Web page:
Thursday, October 22, 2009

Last Rites

Jake Bonney, Minnie Bonney, others unknown

My grandfather was a colorful guy. For most of his life he was a railroad comptroller, work that took him from Norfolk all throughout the Mid-South working for the Southern and the Louisville & Nashville lines. He outlived three wives and had four children. He was a lay leader in a succession of Methodist churches, became an ordained minister after he retired and served a small island church along the Virginia-North Carolina border until he was in his eighties. He lived into his 90s, just short of the record set by his mother.

When my grandfather died, among the things my father brought home from his house were several boxes of pictures and Super 8 movies. My grandfather always had a camera with him to take pictures of whomever he was with. When reel-to-reel tape recorders became popular, he once put one under the dining room table at my uncle’s house and recorded an entire Thanksgiving meal. (No conversation, it turns out. Mostly a muddled series of grunts and requests to Aunt Doris for more mashed potatoes.) When movie cameras came out, my grandfather was the first person I knew to have one.

My father had no idea what to do with all the old pictures and movies. He was in his sixties, old enough to know all the family members, but he didn’t know any of the people in the pictures. We suspected that they were probably from decades of church luncheons, picnics, dedications, retreats and other occasions.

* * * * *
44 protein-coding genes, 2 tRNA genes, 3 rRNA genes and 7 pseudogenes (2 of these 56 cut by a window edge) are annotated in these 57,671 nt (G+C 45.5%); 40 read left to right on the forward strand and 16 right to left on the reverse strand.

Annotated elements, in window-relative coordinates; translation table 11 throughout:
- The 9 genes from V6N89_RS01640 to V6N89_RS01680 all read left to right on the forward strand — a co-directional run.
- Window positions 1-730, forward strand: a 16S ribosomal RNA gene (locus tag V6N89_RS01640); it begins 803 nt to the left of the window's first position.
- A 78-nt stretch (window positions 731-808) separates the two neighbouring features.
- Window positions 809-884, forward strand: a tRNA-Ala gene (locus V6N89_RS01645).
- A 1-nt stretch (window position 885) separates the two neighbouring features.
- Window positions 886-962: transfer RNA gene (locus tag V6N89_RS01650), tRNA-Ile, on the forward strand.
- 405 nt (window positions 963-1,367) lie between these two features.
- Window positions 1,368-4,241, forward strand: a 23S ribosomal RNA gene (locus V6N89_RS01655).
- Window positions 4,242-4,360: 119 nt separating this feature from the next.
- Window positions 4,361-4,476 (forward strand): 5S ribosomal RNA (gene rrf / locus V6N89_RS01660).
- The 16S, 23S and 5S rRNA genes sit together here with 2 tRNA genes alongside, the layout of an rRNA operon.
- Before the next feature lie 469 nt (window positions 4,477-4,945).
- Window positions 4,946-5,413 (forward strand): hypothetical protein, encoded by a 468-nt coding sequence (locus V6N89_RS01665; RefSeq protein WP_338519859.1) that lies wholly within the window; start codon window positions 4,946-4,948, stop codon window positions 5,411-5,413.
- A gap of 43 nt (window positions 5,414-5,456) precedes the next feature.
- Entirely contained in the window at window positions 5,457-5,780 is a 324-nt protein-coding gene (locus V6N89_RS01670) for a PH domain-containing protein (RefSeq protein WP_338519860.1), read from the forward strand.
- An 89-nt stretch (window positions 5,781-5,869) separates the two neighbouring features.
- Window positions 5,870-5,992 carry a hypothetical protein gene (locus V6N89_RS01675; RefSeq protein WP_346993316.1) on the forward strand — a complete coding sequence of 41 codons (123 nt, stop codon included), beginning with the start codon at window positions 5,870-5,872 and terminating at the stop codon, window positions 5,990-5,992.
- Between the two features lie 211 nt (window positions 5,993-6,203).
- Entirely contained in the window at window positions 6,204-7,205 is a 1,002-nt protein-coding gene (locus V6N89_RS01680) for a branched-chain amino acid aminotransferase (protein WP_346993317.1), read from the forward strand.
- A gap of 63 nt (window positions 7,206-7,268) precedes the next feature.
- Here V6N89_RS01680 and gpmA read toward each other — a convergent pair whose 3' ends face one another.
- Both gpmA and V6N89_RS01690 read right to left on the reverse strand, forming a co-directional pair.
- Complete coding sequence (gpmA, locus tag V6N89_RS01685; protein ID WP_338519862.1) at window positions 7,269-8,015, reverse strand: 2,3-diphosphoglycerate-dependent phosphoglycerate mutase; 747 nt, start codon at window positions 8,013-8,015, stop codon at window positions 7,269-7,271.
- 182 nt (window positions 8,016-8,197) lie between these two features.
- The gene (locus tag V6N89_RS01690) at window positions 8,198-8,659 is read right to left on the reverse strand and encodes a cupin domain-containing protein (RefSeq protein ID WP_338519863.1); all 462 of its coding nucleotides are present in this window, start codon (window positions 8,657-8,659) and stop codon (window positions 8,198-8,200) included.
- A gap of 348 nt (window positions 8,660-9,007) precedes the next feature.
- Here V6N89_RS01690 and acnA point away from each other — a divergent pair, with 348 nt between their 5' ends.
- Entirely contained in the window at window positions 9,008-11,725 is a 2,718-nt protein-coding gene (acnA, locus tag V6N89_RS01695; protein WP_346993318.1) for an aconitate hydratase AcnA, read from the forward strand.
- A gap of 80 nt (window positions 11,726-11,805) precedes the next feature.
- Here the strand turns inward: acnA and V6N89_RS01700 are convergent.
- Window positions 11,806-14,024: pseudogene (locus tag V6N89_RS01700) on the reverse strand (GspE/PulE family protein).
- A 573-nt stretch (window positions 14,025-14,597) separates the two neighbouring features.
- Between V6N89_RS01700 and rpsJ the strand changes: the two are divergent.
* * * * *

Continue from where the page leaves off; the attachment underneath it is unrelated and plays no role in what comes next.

Dad couldn’t bring himself to throw the pictures and movies out. So when he died I brought the boxes of pictures and movies home to my house. The pictures were easy to go through. There were no clues as to when they were taken or at which churches they might have been taken.

One cool October day, not unlike today, I got around to setting up my grandfather’s old Super 8 projector in the garage and went through the movies. The movies were no better than the pictures had been in telling me where they’d been taken or when. I’d have happily packed them up and sent them to anyone who could use them if I’d known who they were. There was no take-up reel, so as each movie played for one last time the film ran out of the projector into a large trash can.

There was also no sound in those old movies. But I really didn’t need it. I’d spent enough time at church socials when I was a child to supply my own soundtrack in my head.

The people at the left in the photo above, which was probably taken by my grandfather, are my great-grandfather Jake and great-grandmother Minnie. I don't know who the other people are, perhaps members of Minnie's Ayers family. Jake is immediately recognizable because he has the distinctive perpendicular ears that ran through at least three generations of Bonney men until, thankfully, more powerful genes prevailed in my generation.


  1. Great photo! I love old photographs. I can't imagine people who get rid of family pictures. I go through them at flea markets to "save" some of them, and even if I don't know the people in them, I'll keep them and wonder about the people and what their lives might have been like. You evidently come by your love of photography honestly!

  2. ps
    This photo reminds me of a comment my son made about a photo I have of my grandmother. Everyone in the photo is just looking straight into the camera, but they're all pretty sombre looking in the photo. Eric's comment was "this photo was taken before smiling was invented."

  3. This your tale remember me of a box with hundreds family shots from my father. I've promised my mother to digitalize them. I've started the work but I haven't finished yet ... arghhhhh!